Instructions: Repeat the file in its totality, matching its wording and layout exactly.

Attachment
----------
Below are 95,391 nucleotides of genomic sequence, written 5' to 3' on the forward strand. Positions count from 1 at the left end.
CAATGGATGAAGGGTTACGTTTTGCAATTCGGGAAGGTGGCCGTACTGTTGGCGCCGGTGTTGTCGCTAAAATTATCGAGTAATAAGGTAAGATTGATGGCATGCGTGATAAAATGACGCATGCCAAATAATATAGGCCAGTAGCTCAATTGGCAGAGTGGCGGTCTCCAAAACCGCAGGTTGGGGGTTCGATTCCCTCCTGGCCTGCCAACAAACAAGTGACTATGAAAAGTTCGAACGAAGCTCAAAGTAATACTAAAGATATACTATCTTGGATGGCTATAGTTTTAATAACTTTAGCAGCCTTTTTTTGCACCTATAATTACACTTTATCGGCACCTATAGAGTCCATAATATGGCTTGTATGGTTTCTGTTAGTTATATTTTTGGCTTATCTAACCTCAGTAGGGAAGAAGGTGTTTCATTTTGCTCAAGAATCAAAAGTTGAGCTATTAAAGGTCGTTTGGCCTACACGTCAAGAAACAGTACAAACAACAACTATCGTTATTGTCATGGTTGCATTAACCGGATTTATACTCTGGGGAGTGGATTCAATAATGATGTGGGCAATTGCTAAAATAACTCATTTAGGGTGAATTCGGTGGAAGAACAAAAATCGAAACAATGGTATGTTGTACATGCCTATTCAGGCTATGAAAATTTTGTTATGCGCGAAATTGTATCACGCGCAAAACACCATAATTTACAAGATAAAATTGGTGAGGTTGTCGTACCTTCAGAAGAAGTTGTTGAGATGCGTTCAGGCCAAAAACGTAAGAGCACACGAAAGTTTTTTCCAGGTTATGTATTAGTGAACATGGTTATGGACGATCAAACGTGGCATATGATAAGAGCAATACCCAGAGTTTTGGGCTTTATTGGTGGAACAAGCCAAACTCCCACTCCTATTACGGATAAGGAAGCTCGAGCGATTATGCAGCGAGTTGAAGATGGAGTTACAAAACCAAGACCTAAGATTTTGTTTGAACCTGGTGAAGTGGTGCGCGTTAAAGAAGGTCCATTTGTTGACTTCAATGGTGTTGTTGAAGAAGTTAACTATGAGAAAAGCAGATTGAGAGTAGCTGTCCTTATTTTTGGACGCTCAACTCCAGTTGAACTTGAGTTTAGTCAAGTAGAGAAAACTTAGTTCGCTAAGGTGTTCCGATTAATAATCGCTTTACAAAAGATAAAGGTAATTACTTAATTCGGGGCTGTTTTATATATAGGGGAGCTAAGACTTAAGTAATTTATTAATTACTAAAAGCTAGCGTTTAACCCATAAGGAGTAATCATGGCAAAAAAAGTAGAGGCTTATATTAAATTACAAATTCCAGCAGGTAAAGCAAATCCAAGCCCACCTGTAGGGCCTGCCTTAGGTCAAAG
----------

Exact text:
Below are 95,391 nucleotides of genomic sequence, written 5' to 3' on the forward strand. Positions count from 1 at the left end.
CAATGGATGAAGGGTTACGTTTTGCAATTCGGGAAGGTGGCCGTACTGTTGGCGCCGGTGTTGTCGCTAAAATTATCGAGTAATAAGGTAAGATTGATGGCATGCGTGATAAAATGACGCATGCCAAATAATATAGGCCAGTAGCTCAATTGGCAGAGTGGCGGTCTCCAAAACCGCAGGTTGGGGGTTCGATTCCCTCCTGGCCTGCCAACAAACAAGTGACTATGAAAAGTTCGAACGAAGCTCAAAGTAATACTAAAGATATACTATCTTGGATGGCTATAGTTTTAATAACTTTAGCAGCCTTTTTTTGCACCTATAATTACACTTTATCGGCACCTATAGAGTCCATAATATGGCTTGTATGGTTTCTGTTAGTTATATTTTTGGCTTATCTAACCTCAGTAGGGAAGAAGGTGTTTCATTTTGCTCAAGAATCAAAAGTTGAGCTATTAAAGGTCGTTTGGCCTACACGTCAAGAAACAGTACAAACAACAACTATCGTTATTGTCATGGTTGCATTAACCGGATTTATACTCTGGGGAGTGGATTCAATAATGATGTGGGCAATTGCTAAAATAACTCATTTAGGGTGAATTCGGTGGAAGAACAAAAATCGAAACAATGGTATGTTGTACATGCCTATTCAGGCTATGAAAATTTTGTTATGCGCGAAATTGTATCACGCGCAAAACACCATAATTTACAAGATAAAATTGGTGAGGTTGTCGTACCTTCAGAAGAAGTTGTTGAGATGCGTTCAGGCCAAAAACGTAAGAGCACACGAAAGTTTTTTCCAGGTTATGTATTAGTGAACATGGTTATGGACGATCAAACGTGGCATATGATAAGAGCAATACCCAGAGTTTTGGGCTTTATTGGTGGAACAAGCCAAACTCCCACTCCTATTACGGATAAGGAAGCTCGAGCGATTATGCAGCGAGTTGAAGATGGAGTTACAAAACCAAGACCTAAGATTTTGTTTGAACCTGGTGAAGTGGTGCGCGTTAAAGAAGGTCCATTTGTTGACTTCAATGGTGTTGTTGAAGAAGTTAACTATGAGAAAAGCAGATTGAGAGTAGCTGTCCTTATTTTTGGACGCTCAACTCCAGTTGAACTTGAGTTTAGTCAAGTAGAGAAAACTTAGTTCGCTAAGGTGTTCCGATTAATAATCGCTTTACAAAAGATAAAGGTAATTACTTAATTCGGGGCTGTTTTATATATAGGGGAGCTAAGACTTAAGTAATTTATTAATTACTAAAAGCTAGCGTTTAACCCATAAGGAGTAATCATGGCAAAAAAAGTAGAGGCTTATATTAAATTACAAATTCCAGCAGGTAAAGCAAATCCAAGCCCACCTGTAGGGCCTGCCTTAGGTCAAAG